by Simon Mossman
Location: Cape Tribulation, Queensland, North Australia
Quite why our guide wanted to show us the swampy interior, just metres from the safety of Cape Tribulation’s sandy beach, was beyond us.
“It’s only about three metres big,” says Rob, referring to the saltie that inhabits the mangrove swamp.
A saltie. Right here where we’re standing. Somewhere. Hidden just under the surface of the water, no doubt. Stealthy and unseen, waiting for the right moment to strike. Sitting ducks, I thought. Sitting bulls even. In fact sitting-anything-larger – either way, no match for a 3-metre saltwater crocodile.
We are standing in a freezing stream, a run-off from the rainforests above. Though it’s only ankle-deep, thoughts of a croc lurking nearby are enough to make us turn around – but Rob ploughs deeper into the bush.
The saltwater or estuarine crocodile might be a relic from the dinosaur age but it still enjoys a decent life in tropical north Queensland. None of us, however, had any desire to play Crocodile Hunter though Rob was less fazed.
“Never seen it during the day,” he says, “You’ll most likely only see it after dark.”
Despite sitting alongside a lush tropical beach, the swamp was as a swamp should be – dark, dank, with a real sense of foreboding and little insects skimming across the water’s surface. The unmistakeable and putrid smell of sulphur, created by rotting leaves on the stream bed, hangs heavy in the air and infects every breath.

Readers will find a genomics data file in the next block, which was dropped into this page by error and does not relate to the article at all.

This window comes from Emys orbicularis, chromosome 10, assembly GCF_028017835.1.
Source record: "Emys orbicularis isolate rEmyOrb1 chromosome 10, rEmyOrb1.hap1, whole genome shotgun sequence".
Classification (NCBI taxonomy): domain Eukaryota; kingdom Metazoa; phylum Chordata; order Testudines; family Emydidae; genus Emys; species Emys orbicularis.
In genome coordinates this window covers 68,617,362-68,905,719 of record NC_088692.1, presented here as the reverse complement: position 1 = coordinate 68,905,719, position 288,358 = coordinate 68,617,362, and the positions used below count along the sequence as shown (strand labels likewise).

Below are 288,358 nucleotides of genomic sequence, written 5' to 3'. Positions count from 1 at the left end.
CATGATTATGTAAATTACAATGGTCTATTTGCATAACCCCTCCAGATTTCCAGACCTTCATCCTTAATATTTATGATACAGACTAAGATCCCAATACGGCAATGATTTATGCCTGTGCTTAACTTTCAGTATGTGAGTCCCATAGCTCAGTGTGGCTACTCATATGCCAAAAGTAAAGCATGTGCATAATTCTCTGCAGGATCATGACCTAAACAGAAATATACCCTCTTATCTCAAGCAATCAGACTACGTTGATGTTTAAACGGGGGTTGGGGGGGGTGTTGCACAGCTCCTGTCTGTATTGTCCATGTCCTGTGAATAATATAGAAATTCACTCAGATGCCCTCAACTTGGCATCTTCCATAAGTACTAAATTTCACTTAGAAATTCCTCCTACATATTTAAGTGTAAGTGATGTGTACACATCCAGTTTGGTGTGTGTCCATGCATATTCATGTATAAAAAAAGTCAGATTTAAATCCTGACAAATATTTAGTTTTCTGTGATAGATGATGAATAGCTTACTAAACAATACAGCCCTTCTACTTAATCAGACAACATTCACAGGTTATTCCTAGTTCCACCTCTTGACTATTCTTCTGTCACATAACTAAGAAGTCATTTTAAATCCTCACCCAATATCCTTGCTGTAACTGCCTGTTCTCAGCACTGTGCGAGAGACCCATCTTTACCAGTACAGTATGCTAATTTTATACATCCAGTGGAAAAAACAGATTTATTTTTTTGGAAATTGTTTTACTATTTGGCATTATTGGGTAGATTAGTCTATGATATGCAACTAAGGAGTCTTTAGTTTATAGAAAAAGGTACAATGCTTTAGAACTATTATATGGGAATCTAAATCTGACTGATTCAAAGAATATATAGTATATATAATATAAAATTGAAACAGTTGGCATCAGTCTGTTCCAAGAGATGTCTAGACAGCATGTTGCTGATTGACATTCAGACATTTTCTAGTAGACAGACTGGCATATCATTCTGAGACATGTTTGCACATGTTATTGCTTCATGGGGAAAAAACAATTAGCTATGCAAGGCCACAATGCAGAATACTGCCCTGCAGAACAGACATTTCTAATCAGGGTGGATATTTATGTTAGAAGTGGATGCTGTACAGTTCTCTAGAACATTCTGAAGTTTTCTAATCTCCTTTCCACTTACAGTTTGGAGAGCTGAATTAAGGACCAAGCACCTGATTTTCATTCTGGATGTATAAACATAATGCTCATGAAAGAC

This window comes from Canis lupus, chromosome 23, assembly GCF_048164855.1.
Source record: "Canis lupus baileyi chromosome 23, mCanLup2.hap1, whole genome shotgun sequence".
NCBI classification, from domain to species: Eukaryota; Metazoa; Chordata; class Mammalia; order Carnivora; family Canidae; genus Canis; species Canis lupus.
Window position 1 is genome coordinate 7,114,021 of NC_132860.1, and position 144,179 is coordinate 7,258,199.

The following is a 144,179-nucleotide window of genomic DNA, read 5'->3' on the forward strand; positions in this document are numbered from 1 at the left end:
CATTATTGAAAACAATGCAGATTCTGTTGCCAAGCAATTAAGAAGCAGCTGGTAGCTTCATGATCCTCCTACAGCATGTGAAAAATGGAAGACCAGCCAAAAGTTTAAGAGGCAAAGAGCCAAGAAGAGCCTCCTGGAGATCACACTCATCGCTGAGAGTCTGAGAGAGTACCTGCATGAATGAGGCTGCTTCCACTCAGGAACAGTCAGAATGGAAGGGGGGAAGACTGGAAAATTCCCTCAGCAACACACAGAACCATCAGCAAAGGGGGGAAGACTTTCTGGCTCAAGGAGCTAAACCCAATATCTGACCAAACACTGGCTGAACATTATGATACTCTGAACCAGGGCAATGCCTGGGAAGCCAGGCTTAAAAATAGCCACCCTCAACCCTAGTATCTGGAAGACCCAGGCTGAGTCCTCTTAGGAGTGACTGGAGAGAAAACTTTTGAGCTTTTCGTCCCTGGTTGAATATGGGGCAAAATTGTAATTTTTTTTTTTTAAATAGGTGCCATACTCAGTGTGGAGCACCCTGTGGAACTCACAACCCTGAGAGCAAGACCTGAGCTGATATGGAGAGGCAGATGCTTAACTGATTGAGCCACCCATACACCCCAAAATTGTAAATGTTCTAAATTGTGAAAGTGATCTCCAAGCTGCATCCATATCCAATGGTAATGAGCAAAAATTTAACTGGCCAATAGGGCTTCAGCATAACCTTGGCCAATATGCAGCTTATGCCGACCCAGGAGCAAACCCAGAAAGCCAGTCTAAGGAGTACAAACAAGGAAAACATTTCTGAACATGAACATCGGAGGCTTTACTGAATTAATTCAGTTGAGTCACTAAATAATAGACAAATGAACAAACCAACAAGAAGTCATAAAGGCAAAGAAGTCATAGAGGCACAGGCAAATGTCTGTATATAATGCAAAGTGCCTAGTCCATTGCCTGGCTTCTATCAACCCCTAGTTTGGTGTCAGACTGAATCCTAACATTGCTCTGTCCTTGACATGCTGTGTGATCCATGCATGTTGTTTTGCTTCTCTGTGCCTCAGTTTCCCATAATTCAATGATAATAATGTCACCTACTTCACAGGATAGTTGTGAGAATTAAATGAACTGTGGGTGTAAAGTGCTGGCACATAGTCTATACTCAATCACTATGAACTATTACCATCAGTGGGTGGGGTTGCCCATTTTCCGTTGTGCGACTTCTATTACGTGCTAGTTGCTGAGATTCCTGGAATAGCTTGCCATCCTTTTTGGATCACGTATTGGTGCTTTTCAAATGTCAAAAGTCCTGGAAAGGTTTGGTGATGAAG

This is where the rainforest meets the reef, as the tourist brochures tell you incessantly: an advertising mantra hijacked by just about every tourist outfit from Cape Trib to Cairns and beyond, despite the Great Barrier Reef being a good few kilometres out to sea. However, here the rainforest truly meets the reef – a fringing reef frequented by dolphins, sting rays and turtles just metres from the shore.
After two hours kayaking around the Tribulation headland, we are lucky to spot a pod of dolphins and a couple of stingers zipping along the bottom before taking a break on the beach.
“The mangroves are part of an intricate eco-system,” said Rob, continuing further into the swamp. “In fact, with the trees blocking out so much of the sun, they are a virtual life-support system for the swamp.”
Rob goes on, explaining how the trees play their part by absorbing excess salt to save the myriad life forms from being poisoned but most of us are too busy looking at every twitch and ripple on the water’s surface.
It’s an uneasy feeling, knowing we are in another’s territory and, for once, at the top of their food chain.